December 16th – I’m preparing to leave, inspired (by the persistence of the Syrian people) and depressed (by the slow death of Syria) in equal measure. I believe our team has made some difference to the children we worked with, and I will write the stories of some of the people I met, but all this is a blue drop in a red ocean of suffering which will continue to expand so long as the fascist regime and its backers are enabled to continue the genocide. The genocide is the prime story, not the Islamist extremism or sectarianism which have been deliberately engineered by the regime. The solution is ultimately not humanitarian, but political and military. In the coming decades we will all pay the price for ignoring this fact.

it doesn’t end. the cab driver who took me from Aziz’s place in Antakya to the airport is from Lattakia and happens to know my family. He and his 15-year-old son were arrested together. “They beat my son until he was nearly dead. They beat me until I wished I were dead.” In a cell with 50 others and a hole in the floor as a toilet, which they had to use in front of each other. Nobody was able to wash in the two months that he was inside. Two months of beatings, insults, humiliation, and near starvation. Then father and son were released, for which he thanks God profusely, because “so many die in their prisons.” Everybody has a story.

Cold Open Presidential address SNL

AIPAC’s Visa Waiver defeated

The House of Representatives left DC for the year just hours ago, and with it they left behind a terrible bill. The US-Israel Strategic Partnership Act included admission for Israel into the US Visa Waiver Program, which would have codified in US law the right for Israel to discriminate against US citizens on the basis of religion or ethnicity.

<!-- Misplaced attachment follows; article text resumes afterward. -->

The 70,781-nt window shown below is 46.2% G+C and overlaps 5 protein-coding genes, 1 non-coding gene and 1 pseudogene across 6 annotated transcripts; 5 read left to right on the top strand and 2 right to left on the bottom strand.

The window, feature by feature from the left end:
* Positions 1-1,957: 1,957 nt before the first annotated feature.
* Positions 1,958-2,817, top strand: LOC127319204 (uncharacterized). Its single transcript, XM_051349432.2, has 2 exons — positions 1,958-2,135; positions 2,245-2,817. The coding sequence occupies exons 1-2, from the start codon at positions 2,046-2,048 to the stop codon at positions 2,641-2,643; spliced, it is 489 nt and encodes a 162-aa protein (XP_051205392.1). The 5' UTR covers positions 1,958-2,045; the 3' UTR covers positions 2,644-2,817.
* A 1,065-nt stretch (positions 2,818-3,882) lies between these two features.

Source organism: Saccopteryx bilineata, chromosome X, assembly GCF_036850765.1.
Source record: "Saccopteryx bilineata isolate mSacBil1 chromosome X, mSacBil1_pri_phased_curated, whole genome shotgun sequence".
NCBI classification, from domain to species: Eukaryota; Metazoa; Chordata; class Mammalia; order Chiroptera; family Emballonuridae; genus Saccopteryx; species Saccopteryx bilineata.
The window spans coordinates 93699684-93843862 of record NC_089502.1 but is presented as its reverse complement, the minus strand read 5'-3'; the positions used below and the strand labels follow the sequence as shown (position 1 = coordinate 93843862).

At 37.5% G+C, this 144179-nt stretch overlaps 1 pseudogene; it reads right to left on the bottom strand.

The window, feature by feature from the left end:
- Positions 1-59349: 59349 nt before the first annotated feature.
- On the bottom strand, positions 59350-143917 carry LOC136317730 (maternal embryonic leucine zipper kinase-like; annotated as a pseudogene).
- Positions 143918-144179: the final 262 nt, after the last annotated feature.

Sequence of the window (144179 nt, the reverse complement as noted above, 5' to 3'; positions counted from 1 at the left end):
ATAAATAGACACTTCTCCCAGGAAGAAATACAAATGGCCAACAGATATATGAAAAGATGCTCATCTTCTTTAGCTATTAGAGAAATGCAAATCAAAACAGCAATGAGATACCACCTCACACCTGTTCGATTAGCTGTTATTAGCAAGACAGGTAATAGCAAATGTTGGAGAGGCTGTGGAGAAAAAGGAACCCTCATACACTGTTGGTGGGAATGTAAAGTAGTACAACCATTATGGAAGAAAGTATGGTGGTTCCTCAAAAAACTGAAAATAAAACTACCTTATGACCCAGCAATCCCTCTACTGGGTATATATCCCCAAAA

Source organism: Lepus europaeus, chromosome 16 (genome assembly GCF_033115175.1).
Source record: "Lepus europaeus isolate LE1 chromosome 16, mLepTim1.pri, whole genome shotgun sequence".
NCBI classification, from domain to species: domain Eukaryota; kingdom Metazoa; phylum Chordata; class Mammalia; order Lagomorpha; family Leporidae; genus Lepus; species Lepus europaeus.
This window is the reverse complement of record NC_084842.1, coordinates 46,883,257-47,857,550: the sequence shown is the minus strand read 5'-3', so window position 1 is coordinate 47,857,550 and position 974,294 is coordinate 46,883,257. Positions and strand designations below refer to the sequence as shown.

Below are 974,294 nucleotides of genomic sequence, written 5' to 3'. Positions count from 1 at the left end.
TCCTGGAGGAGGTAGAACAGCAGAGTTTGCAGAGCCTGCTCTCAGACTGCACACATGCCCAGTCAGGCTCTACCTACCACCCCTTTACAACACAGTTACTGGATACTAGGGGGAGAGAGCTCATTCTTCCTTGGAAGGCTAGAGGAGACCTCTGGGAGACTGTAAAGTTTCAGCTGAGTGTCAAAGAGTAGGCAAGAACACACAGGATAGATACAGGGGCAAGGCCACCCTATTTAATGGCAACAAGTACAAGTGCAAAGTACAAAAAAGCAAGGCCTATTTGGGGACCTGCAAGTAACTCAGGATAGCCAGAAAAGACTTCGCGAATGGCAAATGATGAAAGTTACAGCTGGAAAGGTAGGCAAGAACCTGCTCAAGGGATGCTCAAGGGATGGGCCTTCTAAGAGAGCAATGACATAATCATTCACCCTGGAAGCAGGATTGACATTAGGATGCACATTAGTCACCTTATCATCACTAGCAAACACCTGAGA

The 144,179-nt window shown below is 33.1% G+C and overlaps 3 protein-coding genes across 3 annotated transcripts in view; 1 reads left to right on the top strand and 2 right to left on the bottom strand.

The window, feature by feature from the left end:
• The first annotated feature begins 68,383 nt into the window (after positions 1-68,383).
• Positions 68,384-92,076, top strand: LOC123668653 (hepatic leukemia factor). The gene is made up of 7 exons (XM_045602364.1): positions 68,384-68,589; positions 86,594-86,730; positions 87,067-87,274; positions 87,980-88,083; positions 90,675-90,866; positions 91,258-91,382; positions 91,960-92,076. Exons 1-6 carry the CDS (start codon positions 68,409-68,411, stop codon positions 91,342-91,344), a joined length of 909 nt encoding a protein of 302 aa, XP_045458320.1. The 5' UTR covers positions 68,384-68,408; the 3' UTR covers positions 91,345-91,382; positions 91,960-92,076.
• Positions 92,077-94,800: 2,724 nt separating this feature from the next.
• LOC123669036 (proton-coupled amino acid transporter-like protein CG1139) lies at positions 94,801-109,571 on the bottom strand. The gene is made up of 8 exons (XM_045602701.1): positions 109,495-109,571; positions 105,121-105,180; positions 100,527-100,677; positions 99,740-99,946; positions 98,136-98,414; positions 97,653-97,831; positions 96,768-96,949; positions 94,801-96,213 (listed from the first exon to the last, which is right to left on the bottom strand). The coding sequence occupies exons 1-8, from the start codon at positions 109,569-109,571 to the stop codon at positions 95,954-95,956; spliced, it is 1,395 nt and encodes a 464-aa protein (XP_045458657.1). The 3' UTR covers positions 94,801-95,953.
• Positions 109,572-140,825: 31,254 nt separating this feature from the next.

And now that bill is dead!
Jewish Voice for Peace supporters, working in coalition, played a critical role in this victory:
·     Over the past few months, JVP chapter-led delegations met with their members of Congress in 23 cities to argue against the bill
·     Over 10,000 thousand JVP supporters signed a petition to the State Department
·     Hundreds more participated in call-ins
And it worked! Congress just let the bill die without even a vote on the floor of the House or Senate.
The significance of our win cannot be overstated.
As you know, Arab and Muslim Americans are systematically targeted for harassment, detention, searches, delays, and deportation when trying to enter Israel. Including Israel in the Visa Waiver program with 37 other countries would have tacitly approved and rewarded Israel’s discriminatory practices.
The influential Israel lobby group AIPAC made the bill one of its top priorities for 2013, but it didn’t even get out of committee. AIPAC lost this fight. They lost their fight against diplomacy with Iran. And they lost the fight on bombing Syria.
The lesson here? We can fight AIPAC, and we can win.

عابرون في كلام عابر | محمود درويش

IF ONLY FOR A SECOND // Mimi Foundation // EN


see also photo gallery here

Create a free website or blog at

Up ↑